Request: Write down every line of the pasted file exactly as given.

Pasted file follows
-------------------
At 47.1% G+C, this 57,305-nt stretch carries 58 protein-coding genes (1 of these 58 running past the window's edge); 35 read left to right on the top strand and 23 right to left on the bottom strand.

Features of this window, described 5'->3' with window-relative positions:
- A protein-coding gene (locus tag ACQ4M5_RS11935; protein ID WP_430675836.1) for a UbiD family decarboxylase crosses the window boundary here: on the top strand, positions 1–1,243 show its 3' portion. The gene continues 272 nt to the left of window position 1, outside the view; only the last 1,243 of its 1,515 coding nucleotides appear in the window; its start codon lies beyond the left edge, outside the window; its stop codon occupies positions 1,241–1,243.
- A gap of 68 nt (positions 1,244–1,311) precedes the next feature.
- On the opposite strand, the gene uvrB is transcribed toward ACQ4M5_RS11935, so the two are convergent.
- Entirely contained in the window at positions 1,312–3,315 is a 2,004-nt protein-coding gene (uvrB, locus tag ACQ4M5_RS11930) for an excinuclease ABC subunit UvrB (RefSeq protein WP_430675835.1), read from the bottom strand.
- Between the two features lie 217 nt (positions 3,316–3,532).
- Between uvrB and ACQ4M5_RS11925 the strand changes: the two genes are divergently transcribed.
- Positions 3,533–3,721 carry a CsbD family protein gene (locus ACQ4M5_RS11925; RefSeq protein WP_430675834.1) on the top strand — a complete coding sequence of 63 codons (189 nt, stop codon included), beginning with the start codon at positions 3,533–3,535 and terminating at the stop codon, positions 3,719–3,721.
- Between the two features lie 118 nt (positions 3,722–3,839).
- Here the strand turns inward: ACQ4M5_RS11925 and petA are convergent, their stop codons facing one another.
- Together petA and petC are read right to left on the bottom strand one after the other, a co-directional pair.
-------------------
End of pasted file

At 47.1% G+C, this 57,305-nt stretch carries 58 protein-coding genes (1 of these 58 running past the window's edge); 35 read left to right on the top strand and 23 right to left on the bottom strand.

Features of this window, described 5'->3' with window-relative positions:
- A protein-coding gene (locus tag ACQ4M5_RS11935; protein ID WP_430675836.1) for a UbiD family decarboxylase crosses the window boundary here: on the top strand, positions 1–1,243 show its 3' portion. The gene continues 272 nt to the left of window position 1, outside the view; only the last 1,243 of its 1,515 coding nucleotides appear in the window; its start codon lies beyond the left edge, outside the window; its stop codon occupies positions 1,241–1,243.
- A gap of 68 nt (positions 1,244–1,311) precedes the next feature.
- On the opposite strand, the gene uvrB is transcribed toward ACQ4M5_RS11935, so the two are convergent.
- Entirely contained in the window at positions 1,312–3,315 is a 2,004-nt protein-coding gene (uvrB, locus tag ACQ4M5_RS11930) for an excinuclease ABC subunit UvrB (RefSeq protein WP_430675835.1), read from the bottom strand.
- Between the two features lie 217 nt (positions 3,316–3,532).
- Between uvrB and ACQ4M5_RS11925 the strand changes: the two genes are divergently transcribed.
- Positions 3,533–3,721 carry a CsbD family protein gene (locus ACQ4M5_RS11925; RefSeq protein WP_430675834.1) on the top strand — a complete coding sequence of 63 codons (189 nt, stop codon included), beginning with the start codon at positions 3,533–3,535 and terminating at the stop codon, positions 3,719–3,721.
- Between the two features lie 118 nt (positions 3,722–3,839).
- Here the strand turns inward: ACQ4M5_RS11925 and petA are convergent, their stop codons facing one another.
- Together petA and petC are read right to left on the bottom strand one after the other, a co-directional pair.